Negotiating Across Cultures Like a Genius

Many of us think that good negotiating requires special talent.  Two Harvard Business School professors beg to differ.  As Deepak Malhotra and Max H. Bazerman explain in their recent release Negotiation Genius:  How to Overcome Obstacles and Achieve Brilliant Results at the Bargaining Table and Beyond,  anyone can learn systematic strategies to negotiation success.

The authors describe in detail how to claim and create value in negotiation, how to use strategies of influence, and the like.  Lawyers will hearken back to law school when the authors use the case study method as a teaching tool.

Although the book doesn’t delve deeply into cross-cultural negotiation, it does emphasize the importance of building trust between the parties–particularly in the cross-cultural context.  The authors also discuss negotiation strategies used by diplomats; high level diplomats recognize the importance of, and gathering relevant data in anticipation of, the future.  In contrast, the authors note, most negotiators focus too much on current issues and fail to look forward.

 

During an email exchange with Deepak Malhotra, he shared some additional thoughts about international negotiations.  First, I asked him whether there were any specific resources that he recommended about building cross-cultural negotiation skills.  He replied,  “I have yet to read a book on cross-cultural negotiation skills that has impressed me. Part of the problem is that there are too many differences across cultures, and often there are many different cultures across industries within the same country. As a result, broad (and even moderately broad) generalizations do not help much. The best resource is talking to people who have negotiated in the part of the world you’re now entering. And, even if you don’t have access to any such person, there’s nothing wrong with having a candid conversation with your counterpart in the negotiation about their (and your) perspectives and expectations.”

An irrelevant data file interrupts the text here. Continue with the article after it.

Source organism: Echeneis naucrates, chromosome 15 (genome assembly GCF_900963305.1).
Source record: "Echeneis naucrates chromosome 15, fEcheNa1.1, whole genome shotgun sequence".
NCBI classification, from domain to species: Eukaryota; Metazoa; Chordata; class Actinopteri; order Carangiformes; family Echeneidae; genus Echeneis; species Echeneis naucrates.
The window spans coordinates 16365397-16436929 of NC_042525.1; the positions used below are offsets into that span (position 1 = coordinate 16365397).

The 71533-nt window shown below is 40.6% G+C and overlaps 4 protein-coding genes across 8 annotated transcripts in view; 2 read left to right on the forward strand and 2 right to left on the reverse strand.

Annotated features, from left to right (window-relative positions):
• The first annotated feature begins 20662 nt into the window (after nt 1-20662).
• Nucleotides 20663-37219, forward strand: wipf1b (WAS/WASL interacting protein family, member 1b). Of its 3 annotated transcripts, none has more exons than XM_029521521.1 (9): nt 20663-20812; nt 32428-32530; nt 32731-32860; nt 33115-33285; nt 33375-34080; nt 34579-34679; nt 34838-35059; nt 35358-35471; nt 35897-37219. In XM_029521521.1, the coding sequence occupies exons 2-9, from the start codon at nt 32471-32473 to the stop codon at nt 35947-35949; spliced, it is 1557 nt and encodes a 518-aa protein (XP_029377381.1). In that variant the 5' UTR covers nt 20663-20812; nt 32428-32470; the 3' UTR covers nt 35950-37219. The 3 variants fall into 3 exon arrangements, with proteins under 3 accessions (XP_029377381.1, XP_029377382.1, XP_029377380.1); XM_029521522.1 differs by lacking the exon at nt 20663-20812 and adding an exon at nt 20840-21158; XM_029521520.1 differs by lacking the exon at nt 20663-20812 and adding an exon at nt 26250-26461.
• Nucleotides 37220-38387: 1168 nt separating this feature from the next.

Second, I asked him to identify the biggest mistakes that US negotiators make during cross-cultural business negotiations, and how to avoid such mistakes.  Deepak Malhotra answered: “For the most part, gone are the days when US negotiators were so ethnocentric that they walked into a negotiation in another country assuming that everyone shares their norms and values. However, two mistakes are still quite frequent. First, many negotiators rely on stereotypes and broad generalizations regarding how ‘people in that country’ negotiate. Many of these beliefs are anchored in decades old anecdotes and folk wisdom that have not been sufficiently updated and are not particularly nuanced. Second, negotiators spend too little time on ‘cultural differences’ other than those that relate to norms and values. For example, too little time is spent understanding structural problems that can arise in a foreign country such as (1) how easy is it to run a business in that country, (2) how strong and reliable are the legal institutions in that country, (3) how much of a role does the government play in business negotiations (e.g., by controlling permits), (4) how reliable is the infrastructure (e.g., roads, communication, etc.) in that country, etc. These elements, when they are not anticipated, can entirely derail otherwise well-conceived deal.” 

 

Great point.  As any international business lawyer knows, such “structural problems” often make or break the deal.Many thanks to Deepak Malhotra for sharing his wisdom.  

 

 

 

 

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